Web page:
Six Pixels of Separation - The Blog
December 23, 2015 7:47 AM

The 11 Business Books That Shaped 2015

Another list. Sorry.

I tend to shy away from lists (especially ones that recap the year), and here I am breaking my own rules. Why? Well, in case you have not noticed, it's getting easier and easier to spend your time trolling Twitter feeds and Instagram images, and flicking your way through the Facebook newsfeed. For the most part, we think that we're more informed when - in reality - our knowledge is increasingly falling into the category of "a mile long and an inch deep." For true perspective - and time to think - nothing satiates me more than reading a good book (and, yes, I'm a sucker for non-fiction and business books). 2015 ushered in a bunch of gems that captured my attention.

Here are 11 business books that shaped 2015 (in alphabetical order)...

  • A Curious Mind by Brian Grazer. Famed Hollywood producer explains the power of curiosity, and asking questions in this very powerful book about a soft skill that many of us dampen and dismiss. Sadly.
  • Better And Faster by Jeremy Gutsche. Can your brand innovate? How about doing it better... and much faster? Here's how. 
  • Big Magic by Elizabeth Gilbert. The author of famed book Eat, Pray Love (and many more bestsellers), is back with a book about where creativity lives (mostly as it applies to writing, in this case) and how to qualify what a creative life looks like. Hint: we are all creative... or should try to be.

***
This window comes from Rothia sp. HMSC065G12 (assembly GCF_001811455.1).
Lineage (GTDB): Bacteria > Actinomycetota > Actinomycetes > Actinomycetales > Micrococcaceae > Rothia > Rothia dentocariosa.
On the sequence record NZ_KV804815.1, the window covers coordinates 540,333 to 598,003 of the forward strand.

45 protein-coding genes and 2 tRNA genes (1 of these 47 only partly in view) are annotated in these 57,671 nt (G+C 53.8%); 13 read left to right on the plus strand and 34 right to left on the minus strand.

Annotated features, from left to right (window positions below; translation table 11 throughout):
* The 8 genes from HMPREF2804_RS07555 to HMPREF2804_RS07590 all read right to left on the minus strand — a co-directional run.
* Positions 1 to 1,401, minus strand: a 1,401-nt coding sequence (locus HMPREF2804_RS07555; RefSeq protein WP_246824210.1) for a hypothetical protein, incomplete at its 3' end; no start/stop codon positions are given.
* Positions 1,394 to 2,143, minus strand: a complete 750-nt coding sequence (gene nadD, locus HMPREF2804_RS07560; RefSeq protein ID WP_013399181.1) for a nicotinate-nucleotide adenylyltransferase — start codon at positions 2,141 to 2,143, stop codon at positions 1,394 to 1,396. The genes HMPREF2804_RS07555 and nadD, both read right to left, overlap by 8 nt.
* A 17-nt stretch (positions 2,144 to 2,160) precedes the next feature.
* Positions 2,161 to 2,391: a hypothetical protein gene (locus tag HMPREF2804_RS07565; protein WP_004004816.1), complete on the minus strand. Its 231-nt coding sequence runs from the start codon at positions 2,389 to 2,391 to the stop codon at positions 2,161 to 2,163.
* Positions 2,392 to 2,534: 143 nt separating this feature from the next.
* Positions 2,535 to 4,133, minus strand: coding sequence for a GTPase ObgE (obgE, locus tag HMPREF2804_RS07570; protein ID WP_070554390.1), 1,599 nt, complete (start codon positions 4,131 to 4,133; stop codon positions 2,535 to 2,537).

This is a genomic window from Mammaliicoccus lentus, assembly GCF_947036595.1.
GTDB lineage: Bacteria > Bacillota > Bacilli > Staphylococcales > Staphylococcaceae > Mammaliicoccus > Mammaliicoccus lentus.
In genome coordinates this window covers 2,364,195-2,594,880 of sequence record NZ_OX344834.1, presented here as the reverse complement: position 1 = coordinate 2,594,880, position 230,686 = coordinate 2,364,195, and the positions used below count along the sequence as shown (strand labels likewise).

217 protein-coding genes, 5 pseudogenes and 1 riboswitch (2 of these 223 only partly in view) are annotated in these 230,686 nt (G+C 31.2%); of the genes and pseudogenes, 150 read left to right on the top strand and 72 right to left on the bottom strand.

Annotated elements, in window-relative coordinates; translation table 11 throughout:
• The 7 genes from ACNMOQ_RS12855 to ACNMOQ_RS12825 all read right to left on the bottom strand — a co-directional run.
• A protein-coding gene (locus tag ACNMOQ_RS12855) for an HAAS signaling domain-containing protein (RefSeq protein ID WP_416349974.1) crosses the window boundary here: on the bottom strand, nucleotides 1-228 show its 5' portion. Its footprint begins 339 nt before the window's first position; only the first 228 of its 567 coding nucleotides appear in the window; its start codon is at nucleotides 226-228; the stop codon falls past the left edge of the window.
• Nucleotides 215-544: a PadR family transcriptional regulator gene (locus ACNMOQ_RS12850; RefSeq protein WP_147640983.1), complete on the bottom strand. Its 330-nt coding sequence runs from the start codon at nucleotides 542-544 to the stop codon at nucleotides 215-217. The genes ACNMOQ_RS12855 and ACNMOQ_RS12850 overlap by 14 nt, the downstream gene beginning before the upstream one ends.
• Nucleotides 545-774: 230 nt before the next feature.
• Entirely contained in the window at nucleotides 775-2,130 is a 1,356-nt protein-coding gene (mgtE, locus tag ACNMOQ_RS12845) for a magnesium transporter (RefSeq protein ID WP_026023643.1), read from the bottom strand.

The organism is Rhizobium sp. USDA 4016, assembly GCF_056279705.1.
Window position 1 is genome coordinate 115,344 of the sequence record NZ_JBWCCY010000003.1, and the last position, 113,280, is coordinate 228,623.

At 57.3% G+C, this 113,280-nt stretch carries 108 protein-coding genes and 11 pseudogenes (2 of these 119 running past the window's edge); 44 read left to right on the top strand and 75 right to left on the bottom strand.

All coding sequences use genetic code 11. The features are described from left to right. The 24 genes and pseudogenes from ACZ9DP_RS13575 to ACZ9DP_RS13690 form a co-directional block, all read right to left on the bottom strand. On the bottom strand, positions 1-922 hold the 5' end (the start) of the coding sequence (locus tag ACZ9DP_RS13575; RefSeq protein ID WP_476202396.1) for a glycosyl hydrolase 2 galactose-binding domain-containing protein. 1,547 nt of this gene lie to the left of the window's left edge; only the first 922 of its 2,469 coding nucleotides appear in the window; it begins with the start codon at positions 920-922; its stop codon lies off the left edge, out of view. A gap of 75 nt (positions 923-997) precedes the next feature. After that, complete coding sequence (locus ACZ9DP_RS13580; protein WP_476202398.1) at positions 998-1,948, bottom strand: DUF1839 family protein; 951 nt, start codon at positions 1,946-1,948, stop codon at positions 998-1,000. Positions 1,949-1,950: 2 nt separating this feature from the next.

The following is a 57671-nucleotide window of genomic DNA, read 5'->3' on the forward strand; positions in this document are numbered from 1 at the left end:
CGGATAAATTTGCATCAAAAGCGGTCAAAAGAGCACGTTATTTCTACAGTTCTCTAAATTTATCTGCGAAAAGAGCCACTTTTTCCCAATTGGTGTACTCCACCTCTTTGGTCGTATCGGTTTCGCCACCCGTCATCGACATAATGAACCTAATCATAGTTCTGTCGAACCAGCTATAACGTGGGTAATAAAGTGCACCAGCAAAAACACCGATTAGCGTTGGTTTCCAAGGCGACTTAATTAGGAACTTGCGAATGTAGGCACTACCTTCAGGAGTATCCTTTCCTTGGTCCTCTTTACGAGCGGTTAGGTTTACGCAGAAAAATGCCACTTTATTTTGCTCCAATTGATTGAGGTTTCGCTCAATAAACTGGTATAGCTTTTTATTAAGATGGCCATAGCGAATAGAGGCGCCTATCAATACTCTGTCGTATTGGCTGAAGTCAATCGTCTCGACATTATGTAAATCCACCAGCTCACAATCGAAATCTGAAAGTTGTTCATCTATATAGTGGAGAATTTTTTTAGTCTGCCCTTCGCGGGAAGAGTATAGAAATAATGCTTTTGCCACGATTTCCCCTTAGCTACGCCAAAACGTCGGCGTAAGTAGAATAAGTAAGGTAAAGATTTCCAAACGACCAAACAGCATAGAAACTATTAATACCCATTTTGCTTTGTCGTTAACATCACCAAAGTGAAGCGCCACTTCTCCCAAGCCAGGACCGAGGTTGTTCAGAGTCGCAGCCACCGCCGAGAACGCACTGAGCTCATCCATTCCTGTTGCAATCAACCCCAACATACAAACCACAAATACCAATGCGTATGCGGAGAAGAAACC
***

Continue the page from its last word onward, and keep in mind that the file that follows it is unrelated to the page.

• Bold by Peter Diamandis and Steven Kotler. Do you want to be optimistic about our future or pessimistic? Technology is agnostic (it is neither good nor evil). Bold is about the leaders who are optimistic and placing big bets.
  • The Brand Flip by Marty Neumeier. A wonderfully small book about the power of branding, with a massive idea and tons of insights.
  • How Music Got Free by Stephen Witt. We talk a lot about digital transformation in business. We learn from others. MP3s changed the music industry. For fans, they're fine with downloading (and, now, even more thrilled with streaming). For the industry, it was a disaster. This is how it all went down.
  • Louder Than Words by Todd Henry. It's hard to create anything authentic when you don't even know the sound of your own voice. Here's the roadmap.
  • Rising Strong by Brene Brown. Nothing great happens without making a ton of mistakes. Most of us make these mistakes in public. Don't worry about rejection or criticism, especially when it comes from those who are risking nothing.
  • Stand Out by Dorie Clark. Some people have an "it factor." Many people do not. So, is this a nature verses nurture kind of thing, or are there lessons to be learned from those who have true audience?
  • Steal The Show by Michael Port. The most successful people that I know are the ones who really understand how to present and communicate in front of an audience. Here's a book by one of the masters.
  • Why We Work by Barry Schwartz. It gets kind of meta. We work not just to pay the rent and cover the household expenses. Or, do we? What's the point in doing all of this stuff that keeps us away from our family and friends?

What books that came out in 2015 moved you?

By Mitch Joel

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